Welcome to the third installment of The Elite Extremophile’s Top Prog Releases of 2021. We’re starting off with the Top 5 Prog EPs of 2021. The Two-part Top 50 Albums list will be posted next week.
I listened to more EPs than usual this year, but it was still a relatively small crop, so I decided to keep this list limited to five entries.
As I have stated in the past, I’m sure that I’ve missed some excellent releases. This site is my personal pet project, and I simply cannot listen to everything that gets released. I also have my personal biases against some rather popular trends in prog, which affected the composition of this list. But if you’ve got recommendations, do not hesitate to shoot them my way, either through this site, email, or my Facebook page.
As I referenced in my Scheduling Note back in November, this list only addresses EPs put out between January 2021 and November 2021. Next year’s list will cover December 2021 through November 2022.
#5: Waqas Ahmed – A Perpetual Winter | Progressive metal | Bandcamp
It’s pretty common for me to gripe about overlong instrumental records on this site, but that’s all the more reason for instrumental acts to focus on putting out more concise, shorter releases. A Perpetual Winter is a prime example of this brevity. This 17-minute EP of dazzling, speedy riffs hits that sweet spot of technical mastery, good song structure, and just a little bit of cheese. Ahmed is clearly indebted to Dream Theater, but he’s got the chops to back it up. The three short scene-setting pieces do a good job of nonverbal storytelling, while the three meatier compositions are dramatic, engaging, and simply a lot of fun.
#4: Aaron Laughlin – Lost Coast | Progressive rock | Bandcamp
Classic prog, folk, and jazz mingle freely on this EP. Smart, intriguing melodies ensure that this release is easily-digestible. Beyond that, the songs feature progressive structures with a wide array of musical ideas in each cut. The two-part title track and the eight-minute closer are both highlights which demonstrate Laughlin’s ability to craft a complex song that doesn’t get bogged down in its own internal intricacies.
#3: Christian Cosentino – Lawn | Atmospheric black metal, Progressive metal | Bandcamp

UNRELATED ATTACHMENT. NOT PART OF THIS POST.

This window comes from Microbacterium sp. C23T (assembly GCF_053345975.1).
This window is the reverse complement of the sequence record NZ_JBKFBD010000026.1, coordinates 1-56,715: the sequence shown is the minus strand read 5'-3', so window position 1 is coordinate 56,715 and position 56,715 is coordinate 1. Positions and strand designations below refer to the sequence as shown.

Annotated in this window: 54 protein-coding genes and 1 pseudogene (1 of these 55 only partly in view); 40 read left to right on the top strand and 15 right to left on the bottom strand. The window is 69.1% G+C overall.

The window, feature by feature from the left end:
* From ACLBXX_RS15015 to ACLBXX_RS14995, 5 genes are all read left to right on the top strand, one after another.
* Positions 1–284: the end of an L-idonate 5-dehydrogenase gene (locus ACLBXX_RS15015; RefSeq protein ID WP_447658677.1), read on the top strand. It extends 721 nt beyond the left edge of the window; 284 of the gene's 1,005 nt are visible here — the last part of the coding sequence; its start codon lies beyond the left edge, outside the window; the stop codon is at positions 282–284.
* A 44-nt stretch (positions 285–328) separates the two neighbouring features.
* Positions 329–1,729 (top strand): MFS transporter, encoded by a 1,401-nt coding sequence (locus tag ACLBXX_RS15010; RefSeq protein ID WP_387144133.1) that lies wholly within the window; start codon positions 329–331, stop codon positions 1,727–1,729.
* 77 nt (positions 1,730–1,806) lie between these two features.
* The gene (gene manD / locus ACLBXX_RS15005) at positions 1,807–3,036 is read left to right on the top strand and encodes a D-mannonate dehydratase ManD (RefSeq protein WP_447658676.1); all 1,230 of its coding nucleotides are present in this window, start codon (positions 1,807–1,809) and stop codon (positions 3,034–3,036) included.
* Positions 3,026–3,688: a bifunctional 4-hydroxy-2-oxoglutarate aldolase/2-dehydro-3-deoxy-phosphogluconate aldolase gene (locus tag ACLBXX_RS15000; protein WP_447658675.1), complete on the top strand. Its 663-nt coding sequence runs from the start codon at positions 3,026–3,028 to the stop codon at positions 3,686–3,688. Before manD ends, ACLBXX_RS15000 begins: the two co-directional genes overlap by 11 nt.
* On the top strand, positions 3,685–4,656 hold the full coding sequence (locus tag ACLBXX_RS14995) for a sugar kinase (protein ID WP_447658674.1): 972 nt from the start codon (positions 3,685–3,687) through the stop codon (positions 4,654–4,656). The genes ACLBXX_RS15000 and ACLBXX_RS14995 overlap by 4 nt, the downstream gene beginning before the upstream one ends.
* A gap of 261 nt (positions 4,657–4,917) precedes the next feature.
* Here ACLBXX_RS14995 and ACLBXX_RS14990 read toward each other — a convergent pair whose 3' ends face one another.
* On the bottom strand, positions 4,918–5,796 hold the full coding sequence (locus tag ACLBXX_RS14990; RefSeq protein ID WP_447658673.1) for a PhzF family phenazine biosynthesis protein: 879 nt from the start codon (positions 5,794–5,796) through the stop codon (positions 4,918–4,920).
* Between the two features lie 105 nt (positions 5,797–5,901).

“Lush” is the best word I can use to describe this release. Even when shredding guitars and gurgled vocals are in the foreground, the string and piano arrangements fill every little nook in the mix. The balance between the sweetness of the strings and the biting guitar parts is robust. The frequent breaks in intensity let those more orchestral elements stand on their own, and each of the four songs on this release runs a whole gamut of moods.
#2: Mindwork – Cortex | Progressive metal, Death metal | Bandcamp
This Czech act draws heavily from the early ‘90s prog/extreme metal scene. Their sound, though, is unmistakably modern; it’s a 21st Century interpretation of acts like Atheist, Coroner, and (early) Cynic. The music is intricate and technical, but it’s far from simply being an exercise in ornate flashiness. The songs are smartly structured, shockingly melodic, and internally diverse. Chugging riffs with growled vocals are paired seamlessly beside gentler passages, and the interpolation between these two modes is always smooth and natural.
#1: Birth – Birth | Progressive rock | Bandcamp
This murky slab of retro-prog clearly cribs heavily from fellow San Diegan proggers, Astra. Synthesizer and Mellotron dominate the soundscapes, vocals are airy, and the guitars exhibit an interstellar quality. The instrumental “Cosmic Wind” highlights some jazz and blues flavors alongside some overt krautrock touches, and the closing “Long Way Down” sounds like the lovechild of early ‘70s Black Sabbath and Yes.